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John R. Robinson, Issam A. Awad and John R. Little

✓ The incidence and natural history of the cavernous angioma have remained unclear in part because of the difficulty of diagnosing and following this lesion prior to surgical excision. The introduction of magnetic resonance (MR) imaging has improved the sensitivity and specificity of diagnosing and following this vascular malformation. Seventy-six lesions with an MR appearance typical of a presumed cavernous angioma were discovered in 66 patients among 14,035 consecutive MR images performed at the Cleveland Clinic between 1984 and 1989. Follow-up studies in 86% of the cases over a mean period of 26 months provided 143 lesion-years of clinical survey of this condition. The most frequent presenting features were seizure, focal neurological deficit, and headache. While most lesions exhibited evidence of occult bleeding on MR imaging, there was overt hemorrhage in seven of the 57 symptomatic patients and only one overt hemorrhage occurred during the follow-up interval. The annualized bleeding rate was 0.7%. Analysis of the hemorrhage group revealed a significantly greater risk of overt hemorrhage in females. Pathological confirmation of cavernous angioma was obtained in all 14 surgical cases. This information assists in rational therapeutic planning and prognosis in patients with MR images showing lesions suggestive of cavernous angioma.

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John R. Little, Issam A. Awad, Stephen C. Jones and Zeyd Y. Ebrahim

✓ This study was designed to investigate the hemodynamic characteristics of cavernous angiomas of the brain. Five adult patients with a cavernous angioma underwent local cortical blood flow studies and vascular pressure measurements during surgery for the excision of the cavernous angioma. Clinical presentation included headache in four patients, seizures in four patients, and recurring diplopia in one patient. Magnetic resonance imaging demonstrated the cavernous angiomas in all patients and revealed an associated small hematoma in two. Four patients with a cerebral cavernous angioma were operated on in the supine position and the remaining patient, whose lesion involved the brain stem, was operated on in the sitting position. Mean local cortical blood flow (± standard error of the mean) in the cerebral cortex adjacent to the lesion was 60.5 ± 8.3 ml/100 gm/min at a mean PaCO2 of 35.0 ± 0.6 torr. Mean CO2 reactivity was 1.1 ± 0.2 ml/100 gm/min/torr. The local cortical blood flow results were similar to established normal control findings. Mean pressure within the lesion in the patients undergoing surgery while supine was 38.2 ± 0.5 mm Hg; a slight decline in cavernous angioma pressure occurred with a drop in mean systemic arterial blood pressure and PaCO2. Mean pressure in the cavernous angioma in the patient operated on in the sitting position was 7 mm Hg. Jugular compression resulted in a 9-mm Hg rise in cavernous angioma pressure in one supine patient but no change in the patient in the sitting position. Direct microscopic observation revealed slow circulation within the lesions. The hemodynamic features demonstrated in this study indicate that cavernous angiomas are relatively passive vascular anomalies that are unlikely to produce ischemia in adjacent brain. Frank hemorrhage would be expected to be self-limiting because of relatively low driving pressures.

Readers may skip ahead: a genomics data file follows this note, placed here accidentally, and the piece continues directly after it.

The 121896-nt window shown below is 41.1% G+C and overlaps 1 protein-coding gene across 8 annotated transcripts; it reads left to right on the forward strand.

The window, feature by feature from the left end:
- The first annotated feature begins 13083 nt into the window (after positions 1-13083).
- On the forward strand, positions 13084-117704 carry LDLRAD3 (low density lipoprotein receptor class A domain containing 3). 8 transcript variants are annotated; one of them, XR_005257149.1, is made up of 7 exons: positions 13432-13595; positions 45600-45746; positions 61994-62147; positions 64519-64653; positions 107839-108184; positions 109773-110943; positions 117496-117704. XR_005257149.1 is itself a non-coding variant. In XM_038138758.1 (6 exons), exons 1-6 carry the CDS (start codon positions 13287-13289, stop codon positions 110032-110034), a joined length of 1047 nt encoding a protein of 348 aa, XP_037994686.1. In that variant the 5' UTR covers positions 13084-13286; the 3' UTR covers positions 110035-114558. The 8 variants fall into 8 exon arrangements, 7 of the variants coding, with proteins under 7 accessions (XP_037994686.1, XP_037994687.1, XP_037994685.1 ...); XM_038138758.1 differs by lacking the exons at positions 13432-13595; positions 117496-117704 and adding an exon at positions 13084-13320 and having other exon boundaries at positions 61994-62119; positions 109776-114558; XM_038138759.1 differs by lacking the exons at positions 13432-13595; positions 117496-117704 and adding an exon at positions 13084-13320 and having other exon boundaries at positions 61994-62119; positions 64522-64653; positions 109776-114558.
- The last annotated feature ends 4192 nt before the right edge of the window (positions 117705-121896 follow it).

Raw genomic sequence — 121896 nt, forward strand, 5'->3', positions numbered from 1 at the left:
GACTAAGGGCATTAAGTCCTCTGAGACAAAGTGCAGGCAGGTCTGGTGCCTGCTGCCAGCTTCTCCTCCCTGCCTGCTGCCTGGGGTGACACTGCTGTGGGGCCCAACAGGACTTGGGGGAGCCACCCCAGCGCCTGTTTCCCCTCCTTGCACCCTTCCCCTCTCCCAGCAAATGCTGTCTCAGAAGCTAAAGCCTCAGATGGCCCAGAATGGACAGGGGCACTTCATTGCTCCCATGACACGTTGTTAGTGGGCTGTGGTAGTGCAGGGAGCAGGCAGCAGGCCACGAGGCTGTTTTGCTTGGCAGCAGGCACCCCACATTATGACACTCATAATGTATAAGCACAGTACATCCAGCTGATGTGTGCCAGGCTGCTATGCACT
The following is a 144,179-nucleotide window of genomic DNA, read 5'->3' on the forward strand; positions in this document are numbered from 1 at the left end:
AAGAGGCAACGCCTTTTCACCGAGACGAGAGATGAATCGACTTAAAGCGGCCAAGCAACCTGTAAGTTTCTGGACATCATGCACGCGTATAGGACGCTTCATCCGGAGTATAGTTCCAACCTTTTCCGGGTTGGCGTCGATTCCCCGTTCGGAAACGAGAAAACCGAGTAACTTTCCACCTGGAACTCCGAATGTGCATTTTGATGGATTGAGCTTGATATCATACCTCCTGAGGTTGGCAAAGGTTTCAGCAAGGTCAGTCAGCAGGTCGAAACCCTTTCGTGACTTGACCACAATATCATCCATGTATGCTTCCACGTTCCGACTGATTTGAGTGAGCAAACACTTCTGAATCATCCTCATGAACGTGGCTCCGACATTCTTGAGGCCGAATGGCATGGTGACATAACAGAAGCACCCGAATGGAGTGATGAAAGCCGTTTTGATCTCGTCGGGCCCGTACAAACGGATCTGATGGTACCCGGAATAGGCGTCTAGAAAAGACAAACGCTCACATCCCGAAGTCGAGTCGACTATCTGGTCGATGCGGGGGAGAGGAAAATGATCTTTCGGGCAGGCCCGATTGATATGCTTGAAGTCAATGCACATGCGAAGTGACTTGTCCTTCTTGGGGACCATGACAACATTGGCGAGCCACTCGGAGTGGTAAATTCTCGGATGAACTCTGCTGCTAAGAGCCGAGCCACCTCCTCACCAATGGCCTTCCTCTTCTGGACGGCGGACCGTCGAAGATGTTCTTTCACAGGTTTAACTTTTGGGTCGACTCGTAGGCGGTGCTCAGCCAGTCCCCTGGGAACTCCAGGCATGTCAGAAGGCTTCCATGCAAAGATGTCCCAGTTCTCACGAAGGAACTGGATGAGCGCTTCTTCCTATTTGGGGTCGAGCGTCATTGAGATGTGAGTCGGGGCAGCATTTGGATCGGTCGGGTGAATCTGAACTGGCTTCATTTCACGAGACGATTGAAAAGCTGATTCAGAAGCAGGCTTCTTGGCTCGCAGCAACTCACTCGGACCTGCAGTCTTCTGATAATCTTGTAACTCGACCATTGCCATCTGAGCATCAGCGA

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Issam A. Awad, John R. Little, William P. Akrawi and Jennifer Ahl

✓ The natural history of cranial dural arteriovenous malformations (AVM's) is highly variable. The authors present their clinical experience with 17 dural AVM's in adults, including 10 cases with an aggressive neurological course (strictly defined as hemorrhage or progressive focal neurological deficit other than ophthalmoplegia). Two of these 10 patients died prior to surgical intervention and a third was severely disabled by intracerebral hemorrhage. Six patients underwent surgical resection of their dural AVM, with preparatory embolization in two cases. One patient received embolization and radiation therapy without surgery. Six of the seven cases without an aggressive neurological course were treated conservatively, and the seventh patient underwent embolization of a cavernous sinus dural AVM because of worsening ophthalmoplegia. In order to clarify features associated with aggressive behavior, a comprehensive meta-analysis was performed on 360 additional dural AVM's reported in the literature with sufficiently detailed clinical and angiographic information. The location and angiographic features of 100 aggressive cases were compared to those of 277 benign cases. No location of dural AVM's was immune from aggressive neurological behavior; however, an aggressive neurological course was least often associated with cases involving the transverse-sigmoid sinuses and cavernous sinus and most often associated with cases at the tentorial incisura. Contralateral contribution to arterial supply and rate of shunting (high vs. low flow) did not correlate with aggressive neurological behavior as defined. Leptomeningeal venous drainage, variceal or aneurysmal venous dilations, and galenic drainage correlated significantly (p < 0.05) with aggressive neurological presentation. The latter three angiographic features often coexisted in the same dural AVM. It is concluded that these features significantly increase the natural risk of dural AVM's, and warrant a more vigilant therapeutic strategy.